The subject dates back to the 1980s when Warren indicated she had distant Native American ancestors on law school faculty forms, but no documentation supporting her claims. After years of jabs from President Donald Trump, who nicknamed Warren “Pocahontas” in 2016 and said she has as much Native American blood as he did (none), Warren released a DNA report on her roots Monday.
"The results strongly support the existence of an unadmixed Native American ancestor in the individual's pedigree, likely in the range of 6-10 generations ago," Stanford University biomedical data science professor Carlos Bustamante, who analyzed Warren's DNA, told Politifact.
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Warren promoted the results of the DNA test in a short video.
“A DNA test does not make you Native!” Twitter user Emilio Reyes, who identifies as a Xicano, wrote. Others echoed Reyes’ sentiments.
"Why didn't she say anything about the literal attacks on human rights and treaty violations during our fight against the Dakota Access Pipeline in North Dakota in 2016?"
Chicano journalist Simon Moya-Smith wrote in an op-ed for CNN.com. "While water protectors were being shot with water from cannons in freezing temperatures, while dogs were set on Natives protecting their ancestors' graves, and while Natives and allies were locked into 'dog kennels,' Warren's silence was deafening."
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Moya-Smith continued to point out Warren’s silence on police brutality against American Indians or the issue of sexual assault against Native women.
According to Amnesty USA, Native women are 2.5 times as likely to be sexually assaulted than women of any other group — and Natives are more likely to die at the hands of police than any other demographic, according to CNN.
“By way of policy and politics, there are few things the Massachusetts senator and I don't see eye-to-eye on,” he wrote. “But I can't ignore the fact the timing of her announcement is just a little too convenient.”
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Though Warren’s test reveals she may have Cherokee blood, and though she was told her great-great-great-grandmother was Cherokee, “that doesn’t mean the woman was pure Cherokee,” Politifact reported.
"Different families and groups interacted in different ways with European settlers in the region," Deborah Bolnick, University of Connecticut professor and the past president of the American Association of Anthropological Genetics, told Politifact. "When there was intermarriage, the offspring sometimes became part of indigenous communities, and sometimes they identified with non-indigenous groups."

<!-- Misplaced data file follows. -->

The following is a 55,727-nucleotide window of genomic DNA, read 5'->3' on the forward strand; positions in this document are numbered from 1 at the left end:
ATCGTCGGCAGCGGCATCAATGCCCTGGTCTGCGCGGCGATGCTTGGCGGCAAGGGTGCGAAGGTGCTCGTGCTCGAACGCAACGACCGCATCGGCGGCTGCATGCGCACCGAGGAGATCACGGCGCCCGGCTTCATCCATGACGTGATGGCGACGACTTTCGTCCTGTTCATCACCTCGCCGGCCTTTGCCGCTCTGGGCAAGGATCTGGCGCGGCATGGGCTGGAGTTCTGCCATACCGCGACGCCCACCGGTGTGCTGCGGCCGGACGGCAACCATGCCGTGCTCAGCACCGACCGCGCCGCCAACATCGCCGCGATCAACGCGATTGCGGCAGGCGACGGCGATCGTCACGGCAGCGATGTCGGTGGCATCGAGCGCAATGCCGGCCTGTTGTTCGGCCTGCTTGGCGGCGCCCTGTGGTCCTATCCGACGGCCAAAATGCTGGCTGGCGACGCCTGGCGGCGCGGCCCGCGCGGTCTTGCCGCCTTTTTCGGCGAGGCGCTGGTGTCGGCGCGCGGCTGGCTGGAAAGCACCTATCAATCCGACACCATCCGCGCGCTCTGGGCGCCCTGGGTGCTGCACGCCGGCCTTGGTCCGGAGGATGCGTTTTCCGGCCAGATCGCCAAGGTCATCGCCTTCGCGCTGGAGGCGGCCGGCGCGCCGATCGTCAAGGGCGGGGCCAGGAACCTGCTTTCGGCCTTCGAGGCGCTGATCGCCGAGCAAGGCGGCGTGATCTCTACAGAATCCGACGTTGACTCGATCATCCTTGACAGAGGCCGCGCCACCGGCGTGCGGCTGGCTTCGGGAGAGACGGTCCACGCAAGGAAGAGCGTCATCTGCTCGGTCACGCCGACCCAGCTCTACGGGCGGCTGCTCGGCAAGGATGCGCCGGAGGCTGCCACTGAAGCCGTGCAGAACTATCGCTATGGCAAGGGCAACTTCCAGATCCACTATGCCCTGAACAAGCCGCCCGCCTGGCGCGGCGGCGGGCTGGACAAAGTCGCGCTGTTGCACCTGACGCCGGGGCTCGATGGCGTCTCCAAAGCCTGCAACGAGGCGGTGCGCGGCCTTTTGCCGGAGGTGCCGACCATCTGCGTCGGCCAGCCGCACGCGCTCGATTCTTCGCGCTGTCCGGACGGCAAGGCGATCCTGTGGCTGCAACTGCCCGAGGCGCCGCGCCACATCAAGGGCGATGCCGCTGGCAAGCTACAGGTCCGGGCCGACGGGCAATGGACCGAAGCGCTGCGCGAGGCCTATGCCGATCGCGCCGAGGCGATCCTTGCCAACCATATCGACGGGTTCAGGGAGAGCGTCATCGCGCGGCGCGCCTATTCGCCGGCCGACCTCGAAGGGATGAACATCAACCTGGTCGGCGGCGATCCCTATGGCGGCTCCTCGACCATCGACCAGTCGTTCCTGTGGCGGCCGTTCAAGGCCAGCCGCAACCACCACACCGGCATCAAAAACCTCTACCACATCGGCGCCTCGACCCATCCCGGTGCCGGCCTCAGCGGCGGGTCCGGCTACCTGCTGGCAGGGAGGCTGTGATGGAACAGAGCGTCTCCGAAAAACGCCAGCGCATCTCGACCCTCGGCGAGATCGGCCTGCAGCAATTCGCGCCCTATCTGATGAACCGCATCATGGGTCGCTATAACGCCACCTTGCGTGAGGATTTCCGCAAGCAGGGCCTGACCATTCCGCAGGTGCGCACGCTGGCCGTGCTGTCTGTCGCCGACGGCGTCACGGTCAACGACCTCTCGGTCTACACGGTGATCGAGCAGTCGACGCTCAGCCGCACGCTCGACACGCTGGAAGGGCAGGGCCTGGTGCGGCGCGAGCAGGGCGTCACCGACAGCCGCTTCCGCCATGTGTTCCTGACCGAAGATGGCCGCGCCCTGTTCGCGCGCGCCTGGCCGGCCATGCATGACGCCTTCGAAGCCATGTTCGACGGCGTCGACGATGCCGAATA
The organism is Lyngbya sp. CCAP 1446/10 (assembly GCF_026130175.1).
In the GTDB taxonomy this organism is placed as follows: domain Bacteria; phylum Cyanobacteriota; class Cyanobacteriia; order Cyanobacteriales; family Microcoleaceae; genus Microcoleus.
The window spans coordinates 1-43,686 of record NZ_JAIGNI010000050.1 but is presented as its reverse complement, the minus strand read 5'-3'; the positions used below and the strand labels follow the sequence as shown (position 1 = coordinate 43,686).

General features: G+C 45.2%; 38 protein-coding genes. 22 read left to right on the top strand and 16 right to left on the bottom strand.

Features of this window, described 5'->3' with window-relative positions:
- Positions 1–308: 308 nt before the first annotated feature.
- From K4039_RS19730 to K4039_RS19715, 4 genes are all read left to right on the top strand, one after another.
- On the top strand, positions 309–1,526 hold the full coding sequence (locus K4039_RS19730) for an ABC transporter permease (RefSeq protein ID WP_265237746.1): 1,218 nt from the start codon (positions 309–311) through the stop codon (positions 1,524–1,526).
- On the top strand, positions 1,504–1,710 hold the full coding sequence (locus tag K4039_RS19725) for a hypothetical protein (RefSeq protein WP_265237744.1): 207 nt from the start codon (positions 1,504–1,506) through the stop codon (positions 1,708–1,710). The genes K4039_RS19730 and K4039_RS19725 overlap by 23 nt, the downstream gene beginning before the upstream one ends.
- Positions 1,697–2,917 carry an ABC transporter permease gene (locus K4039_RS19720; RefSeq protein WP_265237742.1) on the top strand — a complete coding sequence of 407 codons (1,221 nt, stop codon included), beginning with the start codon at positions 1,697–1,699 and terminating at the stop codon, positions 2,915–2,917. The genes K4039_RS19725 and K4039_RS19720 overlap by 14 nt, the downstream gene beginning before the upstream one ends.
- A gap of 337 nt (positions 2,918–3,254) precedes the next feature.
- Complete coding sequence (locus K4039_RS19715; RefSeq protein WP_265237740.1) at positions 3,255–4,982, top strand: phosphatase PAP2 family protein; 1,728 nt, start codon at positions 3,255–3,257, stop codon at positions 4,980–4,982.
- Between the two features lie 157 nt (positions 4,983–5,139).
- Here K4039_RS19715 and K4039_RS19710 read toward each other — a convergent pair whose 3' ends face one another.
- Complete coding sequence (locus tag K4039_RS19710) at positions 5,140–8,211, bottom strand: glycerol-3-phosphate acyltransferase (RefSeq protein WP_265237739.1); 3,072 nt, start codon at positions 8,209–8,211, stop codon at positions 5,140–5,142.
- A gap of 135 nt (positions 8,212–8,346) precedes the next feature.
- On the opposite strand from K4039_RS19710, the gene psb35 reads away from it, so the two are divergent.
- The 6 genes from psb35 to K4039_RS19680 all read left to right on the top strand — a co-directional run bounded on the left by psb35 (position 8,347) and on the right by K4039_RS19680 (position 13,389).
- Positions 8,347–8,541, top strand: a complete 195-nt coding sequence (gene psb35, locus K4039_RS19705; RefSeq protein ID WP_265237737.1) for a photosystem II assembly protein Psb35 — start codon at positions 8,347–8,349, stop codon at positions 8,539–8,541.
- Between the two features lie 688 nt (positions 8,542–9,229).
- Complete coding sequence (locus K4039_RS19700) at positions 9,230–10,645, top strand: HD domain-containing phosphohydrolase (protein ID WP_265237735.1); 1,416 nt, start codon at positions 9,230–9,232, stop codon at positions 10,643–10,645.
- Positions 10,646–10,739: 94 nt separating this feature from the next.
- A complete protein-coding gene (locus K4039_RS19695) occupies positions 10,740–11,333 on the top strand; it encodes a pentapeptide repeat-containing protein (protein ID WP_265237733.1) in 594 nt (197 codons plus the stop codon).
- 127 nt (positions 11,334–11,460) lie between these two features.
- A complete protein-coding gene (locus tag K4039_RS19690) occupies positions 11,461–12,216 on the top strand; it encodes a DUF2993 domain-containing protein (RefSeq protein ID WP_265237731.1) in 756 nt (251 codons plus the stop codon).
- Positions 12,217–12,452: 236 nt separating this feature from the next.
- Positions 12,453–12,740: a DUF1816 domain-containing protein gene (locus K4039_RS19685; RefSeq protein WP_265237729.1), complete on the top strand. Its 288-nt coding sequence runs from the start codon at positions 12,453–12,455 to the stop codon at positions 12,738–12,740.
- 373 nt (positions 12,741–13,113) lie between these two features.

There aren’t any genetic markers specific to tribal nations, she added. “The genetic patterns don’t map on to tribal groups that we recognize today.”
In a live interview with CNN's Jake Tapper, Cherokee Nation Secretary of State Chuck Hoskin Jr. added that it's "wholly unhelpful for any national leader to cling to DNA to establish that they are Native American in this country."
The full statement from Cherokee Nation:
"A DNA test is useless to determine tribal citizenship. Current DNA tests do not even distinguish whether a person’s ancestors were indigenous to North or South America," Cherokee Nation Secretary of State Chuck Hoskin Jr. said. "Sovereign tribal nations set their own legal requirements for citizenship, and while DNA tests can be used to determine lineage, such as paternity to an individual, it is not evidence for tribal affiliation. Using a DNA test to lay claim to any connection to the Cherokee Nation or any tribal nation, even vaguely, is inappropriate and wrong. It makes a mockery out of DNA tests and its legitimate uses while also dishonoring legitimate tribal governments and their citizens, whose ancestors are well documented and whose heritage is proven. Senator Warren is undermining tribal interests with her continued claims of tribal heritage."